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John Setzler

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Everything posted by John Setzler

  1. The airlift hinge is not retrofittable to the classic 1 or the big joe 1. Kamado Joe does have a newer model replacement hing for the Big Joe that is similar to the airlift but not quite the same. The airlift hinge uses thicker bands than the original hinges. If I remember correctly, the 2 and 3 model Joes are slightly thicker ceramic to support the pressures from the bands on the new hinges as well.
  2. @ImAPepper Is the problem only in the way it appears or is it presenting an issue with cooking?
  3. The Man Cave White Sandwich Bread is a perfect sandwich loaf. This is easy to make and the rewards are definitely worth the work! I am giving the ingredients for this loaf in metric weight AND standard volume measurements. IT IS IN YOUR BEST INTEREST to use the metric weights for consistency. Digital kitchen scales are cheap. I have also included some notes for enhancements and additions to this loaf... Ingredients: 115g whole milk (1/2 cup) 165g water (3/4 cup minus 1 1/2 tsp) 440g bread flour (3 1/4 cup) 21g sugar (2 tablespoons) 9g diamond crystal kosher salt (1 tablespoon)* 6g instant or active dry yeast (2 teaspoons) 45g unsalted butter, softened (3 tablespoons) * If using standard table salt, use 2 teaspoons Combine water, milk, and sugar in a small bowl and heat in the microwave gently to a temperature of about 100°F. Pour in the yeast and let sit at room temperature for 10-15 minutes until the yeast is nice and foamy. Add the flour and sugar to the bowl of a stand mixer and wisk together. Start the mixer on a slow speed and add the liquid yeast mixture. Mix until the dough has come together in a shaggy mass. Add the butter and continue to mix until the butter is incorporated in the dough. Let the dough hook continue to knead the dough for 10 minutes until you have a smooth dough ball that is pulling away cleanly from the sides of the mixing bowl. Remove the dough from the mixing bowl and shape it into a tight dough ball. Place it in a greased bowl and cover with plastic. Let rise for 60-90 minutes until at least doubled in size. Punch the dough down and turn it out onto a lightly greased working surface. Shape it into a rectangle slightly narrower than the width of the bread pan. Roll it up tightly, pinch the seam, and place seam side down into a greased 5x9 inch loaf pan. Cover with a towel and let rise for an hour or so until the dough has risen about an inch over the top edge of the bread pan. About 30 minutes into this rise, preheat your oven to 375°F. If you would like to top the bread with anything, mist the top of the loaf lightly with water and add your toppings. Place it in the oven for 30 minutes. Remove from the oven, let cool for 15 minutes in the pan. Remove from the pan and cool completely before slicing. Notes: I have experimented several times with some whole wheat flour in this loaf. My favorite variation is to substitute about 20 grams of the bread flour with whole wheat flour. The small addition of whole wheat flour give the bread a really nice earthy aroma without sacrificing any of the light and fluffy texture. I like topping mine as shown in the video with the Trader Joe's "Everything but the Bagel" seasoning blend. Another good way to top this loaf is to just bake it naked and then brush on some melted butter that has had some garlic powder added. I recommend melting about 3 tablespoons of butter and stirring in about 1/4 tsp garlic powder. Brush that on top of the baked loaf while it's still hot. You can also turn this loaf into cinnamon-raisin bread quite easily. When you spread the dough out into a rectangle as shown in the video, spread about 3 tablespoons of softened butter on the surface. Top that with a mixture of cinnamon and sugar and then sprinkle on some raisins before you roll it up. This loaf of bread holds up very well. I have kept it fresh for 4 or 5 days by keeping it in a plastic bag after it has cooled. Enjoy!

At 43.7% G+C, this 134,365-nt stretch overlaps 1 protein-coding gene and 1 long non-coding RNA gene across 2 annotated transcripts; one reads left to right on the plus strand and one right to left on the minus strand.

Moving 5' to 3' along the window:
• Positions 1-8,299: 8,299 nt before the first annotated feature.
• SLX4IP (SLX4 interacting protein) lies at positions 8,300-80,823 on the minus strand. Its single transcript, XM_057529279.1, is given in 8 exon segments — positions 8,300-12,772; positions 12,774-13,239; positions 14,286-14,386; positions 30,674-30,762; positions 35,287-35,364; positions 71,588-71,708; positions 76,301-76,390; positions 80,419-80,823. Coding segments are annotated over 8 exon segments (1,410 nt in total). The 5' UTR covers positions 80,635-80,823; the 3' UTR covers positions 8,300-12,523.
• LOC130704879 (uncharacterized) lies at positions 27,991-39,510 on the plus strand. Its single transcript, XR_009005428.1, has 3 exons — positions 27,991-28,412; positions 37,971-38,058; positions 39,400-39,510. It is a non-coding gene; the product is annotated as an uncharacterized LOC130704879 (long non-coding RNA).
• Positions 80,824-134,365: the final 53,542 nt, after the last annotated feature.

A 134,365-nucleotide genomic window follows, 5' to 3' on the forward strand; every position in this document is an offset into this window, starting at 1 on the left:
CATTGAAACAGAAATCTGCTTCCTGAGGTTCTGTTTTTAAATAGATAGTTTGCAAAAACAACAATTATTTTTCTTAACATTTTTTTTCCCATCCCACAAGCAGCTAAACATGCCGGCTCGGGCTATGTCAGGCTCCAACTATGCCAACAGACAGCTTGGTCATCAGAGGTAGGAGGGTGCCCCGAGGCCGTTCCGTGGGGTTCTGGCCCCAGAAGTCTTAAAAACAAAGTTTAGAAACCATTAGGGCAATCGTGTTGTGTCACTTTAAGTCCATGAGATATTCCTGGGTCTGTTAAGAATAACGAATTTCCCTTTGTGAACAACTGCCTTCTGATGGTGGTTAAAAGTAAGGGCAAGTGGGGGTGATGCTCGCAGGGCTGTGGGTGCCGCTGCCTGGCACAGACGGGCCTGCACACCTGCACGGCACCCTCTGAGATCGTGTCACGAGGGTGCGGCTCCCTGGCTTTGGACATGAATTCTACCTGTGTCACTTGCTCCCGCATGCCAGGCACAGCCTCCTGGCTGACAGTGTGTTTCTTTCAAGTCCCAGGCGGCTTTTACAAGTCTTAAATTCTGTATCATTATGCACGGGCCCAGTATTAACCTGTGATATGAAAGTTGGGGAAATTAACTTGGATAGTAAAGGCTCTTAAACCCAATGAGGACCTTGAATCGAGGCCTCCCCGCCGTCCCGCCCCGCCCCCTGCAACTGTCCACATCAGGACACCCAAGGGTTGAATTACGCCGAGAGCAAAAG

4. The new one is gonna peel as well. My recommendation is to just let it peel. It works better once the mating surface paint has all peeled off.
  5. I have breathed new fire into my DoJOE by using it for things other that pizza. ANYTHING that needs a good browning on top comes out way better cooking it on the DoJOE instead of cooking by standard techniques..... I have been experimenting with a lot of success...
  6. @BKF Moving to the Kamado Joe section of the forum....
  7. @AJS390 I would get started cooking and not worry about replacing it until you find a need to replace it. The gaskets are gonna come loose at some point. Most of them do. The adhesive they put them on with is not very durable. When they DO come loose I recommend pulling them off, cleaning the surface underneath them with acetone (don't worry about getting it really clean) and then re-attach the gaskets with a very small bead of Permatex Copper that you can grab at your local auto parts store. Those gaskets will likely never come loose again on their own. I have reattached gaskets on both of mine with this and they haven't given me any issues since then.
  8. It's just unsafe to try to install the door without removing the screws that hold the right side of the sliding vent on the Kamado. No one wants to do that though because it involves taking the firebox out of the grill to get to the nuts ont he back side of the screws...